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Ata presentation ceremony in the ollices ol the Scottish Development Agency in Edinburgh on 29 Sept, Runrig became the lirst recipients ol platinum discs lrom the Scottish Record Industry Association based on the proportion ol Scottish record-buyers that have so larsuccumbed totheir LP ‘The Cutter and The Clan‘.

The ceremony—other recipients ol discs were Dougie McLean, The Foundry Bar Band, Lismor Records tor ‘The Patter‘ and killed 6-year-old Stuart Anderson tor ‘Bonnie Wee Jeannie McColl’—was held to announce that, alter 18 months as a part-time organisation, SDAlunding

#' B

had allowed the SRIA to take on a lull-time memberotstall, administratorAlison Rae, and thatthe organisation is moving.

Chairman Robin Morton bemoaned ‘the divisive quality that has held everybody back in music‘, and the pervasive ‘Ah kent his laither‘ attitude, but his message was a positive one; that competitors could co-operate in promoting the entire country‘s output.

The presentation at gold, silver and platinum discs was the SRIA inaugurating a system carried out on a somewhat largerscale by its big brother, the British Phonographic Institute, and Runrig were the stars of the day. By lucky coincidence (7), the

ceremony took place at a moment when

Runrigwere releasingtheirtollow-up to ‘The Cutter and The Clan‘. ‘Searchlight‘.

Though not the sound at a band breaking new ground, ‘Searchlight‘ will be eagerly received by the large body ol tans Runrig have built up lrom years ol touring. Both shows at the Playhouse are sold out, and the band can play to packed houses almost anywhere inthe country—and yet inthe south ol England the band lace turrowed brows and bemusement lrorn many who stilllindtheir‘teuchter‘ appeal unlathomable. (Alastair Mabbott)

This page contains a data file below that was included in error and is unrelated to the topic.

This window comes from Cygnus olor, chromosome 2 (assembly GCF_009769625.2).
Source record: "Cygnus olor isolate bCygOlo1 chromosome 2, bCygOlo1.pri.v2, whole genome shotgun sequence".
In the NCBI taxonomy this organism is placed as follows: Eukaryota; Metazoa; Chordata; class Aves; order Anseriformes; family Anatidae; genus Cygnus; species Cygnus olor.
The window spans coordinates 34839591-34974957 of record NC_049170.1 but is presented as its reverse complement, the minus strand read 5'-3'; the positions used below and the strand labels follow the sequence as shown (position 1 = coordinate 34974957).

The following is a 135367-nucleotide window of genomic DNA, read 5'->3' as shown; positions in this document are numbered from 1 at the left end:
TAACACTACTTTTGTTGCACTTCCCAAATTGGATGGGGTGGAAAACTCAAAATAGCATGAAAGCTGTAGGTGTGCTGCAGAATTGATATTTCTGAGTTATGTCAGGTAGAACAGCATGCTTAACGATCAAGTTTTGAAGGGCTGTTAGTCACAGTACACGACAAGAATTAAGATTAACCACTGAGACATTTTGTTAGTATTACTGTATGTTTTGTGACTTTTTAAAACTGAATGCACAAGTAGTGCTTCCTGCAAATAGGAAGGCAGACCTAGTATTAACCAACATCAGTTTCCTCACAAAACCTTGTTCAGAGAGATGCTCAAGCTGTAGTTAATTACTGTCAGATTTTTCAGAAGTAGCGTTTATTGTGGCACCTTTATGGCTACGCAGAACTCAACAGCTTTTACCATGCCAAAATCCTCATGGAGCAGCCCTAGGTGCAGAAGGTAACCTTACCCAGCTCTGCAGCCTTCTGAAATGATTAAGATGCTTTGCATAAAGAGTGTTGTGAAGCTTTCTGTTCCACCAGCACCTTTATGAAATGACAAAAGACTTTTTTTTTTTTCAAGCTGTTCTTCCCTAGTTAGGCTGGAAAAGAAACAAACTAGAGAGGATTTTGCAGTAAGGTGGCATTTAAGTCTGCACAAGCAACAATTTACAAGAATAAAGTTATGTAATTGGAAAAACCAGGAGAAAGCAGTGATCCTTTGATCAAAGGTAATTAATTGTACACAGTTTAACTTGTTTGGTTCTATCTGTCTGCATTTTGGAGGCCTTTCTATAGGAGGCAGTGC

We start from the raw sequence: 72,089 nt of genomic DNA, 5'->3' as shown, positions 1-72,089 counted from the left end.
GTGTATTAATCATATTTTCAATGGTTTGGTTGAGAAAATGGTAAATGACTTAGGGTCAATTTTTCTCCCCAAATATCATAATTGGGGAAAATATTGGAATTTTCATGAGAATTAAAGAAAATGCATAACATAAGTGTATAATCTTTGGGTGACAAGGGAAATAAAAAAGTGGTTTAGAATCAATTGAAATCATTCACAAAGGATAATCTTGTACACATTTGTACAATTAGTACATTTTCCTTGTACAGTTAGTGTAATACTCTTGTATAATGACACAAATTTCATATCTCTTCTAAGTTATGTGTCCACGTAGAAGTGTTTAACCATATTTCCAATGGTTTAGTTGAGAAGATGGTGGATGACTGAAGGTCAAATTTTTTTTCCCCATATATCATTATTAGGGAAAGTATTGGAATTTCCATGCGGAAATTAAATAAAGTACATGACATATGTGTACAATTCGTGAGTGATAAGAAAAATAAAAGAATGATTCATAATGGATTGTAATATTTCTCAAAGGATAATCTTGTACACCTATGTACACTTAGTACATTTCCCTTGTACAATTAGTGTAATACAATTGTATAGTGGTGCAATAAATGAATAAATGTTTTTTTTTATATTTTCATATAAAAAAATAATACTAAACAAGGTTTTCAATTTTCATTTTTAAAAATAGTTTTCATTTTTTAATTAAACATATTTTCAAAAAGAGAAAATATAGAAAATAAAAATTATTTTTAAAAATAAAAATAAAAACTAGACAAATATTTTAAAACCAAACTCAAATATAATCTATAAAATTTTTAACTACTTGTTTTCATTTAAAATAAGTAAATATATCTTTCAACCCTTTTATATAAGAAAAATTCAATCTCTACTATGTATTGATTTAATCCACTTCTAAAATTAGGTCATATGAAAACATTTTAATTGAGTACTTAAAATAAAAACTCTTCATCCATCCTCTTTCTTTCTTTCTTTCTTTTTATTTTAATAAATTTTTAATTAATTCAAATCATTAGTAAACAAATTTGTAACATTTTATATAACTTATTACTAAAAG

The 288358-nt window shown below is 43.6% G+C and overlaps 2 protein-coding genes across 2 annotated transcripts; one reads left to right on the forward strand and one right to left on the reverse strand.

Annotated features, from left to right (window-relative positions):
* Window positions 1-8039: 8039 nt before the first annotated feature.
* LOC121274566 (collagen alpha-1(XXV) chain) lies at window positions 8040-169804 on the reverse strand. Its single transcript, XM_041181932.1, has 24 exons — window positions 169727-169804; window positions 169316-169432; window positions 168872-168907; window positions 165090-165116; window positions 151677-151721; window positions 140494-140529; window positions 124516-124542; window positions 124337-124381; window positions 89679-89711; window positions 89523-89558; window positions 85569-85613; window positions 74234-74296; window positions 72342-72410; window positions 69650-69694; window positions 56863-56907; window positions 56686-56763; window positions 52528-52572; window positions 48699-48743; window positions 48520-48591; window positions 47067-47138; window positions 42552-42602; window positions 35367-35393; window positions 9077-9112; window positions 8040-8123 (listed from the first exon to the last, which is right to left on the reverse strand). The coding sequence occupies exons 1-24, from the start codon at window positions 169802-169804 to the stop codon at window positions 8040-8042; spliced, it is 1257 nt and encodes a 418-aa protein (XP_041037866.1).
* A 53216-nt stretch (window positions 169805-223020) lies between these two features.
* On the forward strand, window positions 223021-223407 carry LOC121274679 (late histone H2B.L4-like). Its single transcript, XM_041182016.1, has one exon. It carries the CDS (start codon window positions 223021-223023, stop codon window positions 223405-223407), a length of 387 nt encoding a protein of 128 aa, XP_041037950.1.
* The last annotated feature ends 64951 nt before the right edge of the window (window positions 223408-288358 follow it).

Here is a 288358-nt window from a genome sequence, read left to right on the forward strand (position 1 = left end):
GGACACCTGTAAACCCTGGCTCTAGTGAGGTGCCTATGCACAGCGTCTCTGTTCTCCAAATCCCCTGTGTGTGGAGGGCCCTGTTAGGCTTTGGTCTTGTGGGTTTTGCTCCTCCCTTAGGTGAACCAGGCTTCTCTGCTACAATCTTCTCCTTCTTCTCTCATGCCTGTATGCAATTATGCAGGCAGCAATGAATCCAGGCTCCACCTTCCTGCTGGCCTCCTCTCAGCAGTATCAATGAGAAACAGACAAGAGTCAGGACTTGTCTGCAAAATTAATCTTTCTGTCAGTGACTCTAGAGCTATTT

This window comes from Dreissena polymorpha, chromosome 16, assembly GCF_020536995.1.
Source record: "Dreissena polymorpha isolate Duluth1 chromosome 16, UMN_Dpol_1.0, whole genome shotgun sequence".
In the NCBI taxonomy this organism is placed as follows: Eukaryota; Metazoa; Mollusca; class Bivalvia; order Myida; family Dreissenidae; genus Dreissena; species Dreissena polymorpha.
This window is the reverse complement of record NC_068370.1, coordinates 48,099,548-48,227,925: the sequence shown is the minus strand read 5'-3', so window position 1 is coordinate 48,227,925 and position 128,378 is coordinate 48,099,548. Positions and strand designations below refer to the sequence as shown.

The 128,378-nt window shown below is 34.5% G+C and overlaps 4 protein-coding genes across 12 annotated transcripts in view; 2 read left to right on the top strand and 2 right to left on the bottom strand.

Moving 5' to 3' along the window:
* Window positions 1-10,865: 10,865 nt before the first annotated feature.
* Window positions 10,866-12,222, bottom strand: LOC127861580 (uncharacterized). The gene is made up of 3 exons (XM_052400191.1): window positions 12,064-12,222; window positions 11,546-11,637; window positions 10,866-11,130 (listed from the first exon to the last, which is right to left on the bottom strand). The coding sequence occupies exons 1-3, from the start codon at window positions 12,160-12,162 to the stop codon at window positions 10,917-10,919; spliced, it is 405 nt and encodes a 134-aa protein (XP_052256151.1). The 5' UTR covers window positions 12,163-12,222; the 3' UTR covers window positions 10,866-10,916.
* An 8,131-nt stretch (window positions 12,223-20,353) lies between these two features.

Runrig, Playhouse, Edinburgh, Tue 24 &Wed 25.


Music by numbers

‘l‘ve never bought a sound-track album

in my Iile. I don‘t know why people buy them.‘ In an upstairs box-room ol London‘s media watering hole, The Groucho Club, contemporary composer Michael Hyman twines his legs

thoughtlully round the arm at his chair

as he concedes that he would consider buying the music lor Bagdad Cale and that he did once ‘acquire' the cassette ol the Mission. ‘I suppose it you go to a lilm, you mightwant to retain something ol it— it the music plays a signiticantpart. . . Butlneverwrite

music purely and simply lor lilm. ll

people bought the soundtrack torThe

Cook The Thiel His Wile and Her Lover

only because it was associated with the lilm, I‘d be disappointed.‘

Hyman and Peter Greenaway have worked together since Nyman‘s sister‘s lriend suggested they be introduced to each other back in the mid-Sixties.

Nyman was a pianist and ‘sort ol

composer' lresh lrom the Royal Academy ol Music, and Greenaway

was only a budding lilm-maker, whose

creations were pigeon-holed into a strictly experimental niche until the unexpected success olThe Draughtsman‘s Contract.

Aparttrom theirsimilarapproaches

and‘shared cinema upbringing‘, having watched French andltalian


new-wave lilms together, Nyman relishes the ‘luxury‘ ol being involved with each project lrom the start instead at being hired alterthe lilm has been edited. ‘There is a scene in The Cook where Michael Gambon is chasing Helen Mirren and he punches her. Peter managed to synchronise my

music to the punch. l lound that incredible, ll be had said “I want something to happen musically when the punch comes“, I wouldn‘t have lelt very tree and I would have come up with an ellect laid overthe music '

Nyman writes his score with its own symphonic shape, something Greenaway respects although he may not be able to honour it exactly. The Cook, he suggests, was music-led. ‘The music, the mood and leeling, dictatedto some extentthewaythe lilm moves. . .The major instrumental, which grinds away with a manically slow tread, was playing on the set all the time. It must have inlluenced the actors subconsciously.‘

lntriguingly, Nyman now hints at a solo luture. ‘Peteruses my music very well but as an outsider not as an insider . . . In live yearstime-ormaybe two years time, maybe tomorrow—l might write my own lilm and my own music.‘ (Stephanie Billen)

nocxsa M2235 mum CLASSICAL 59




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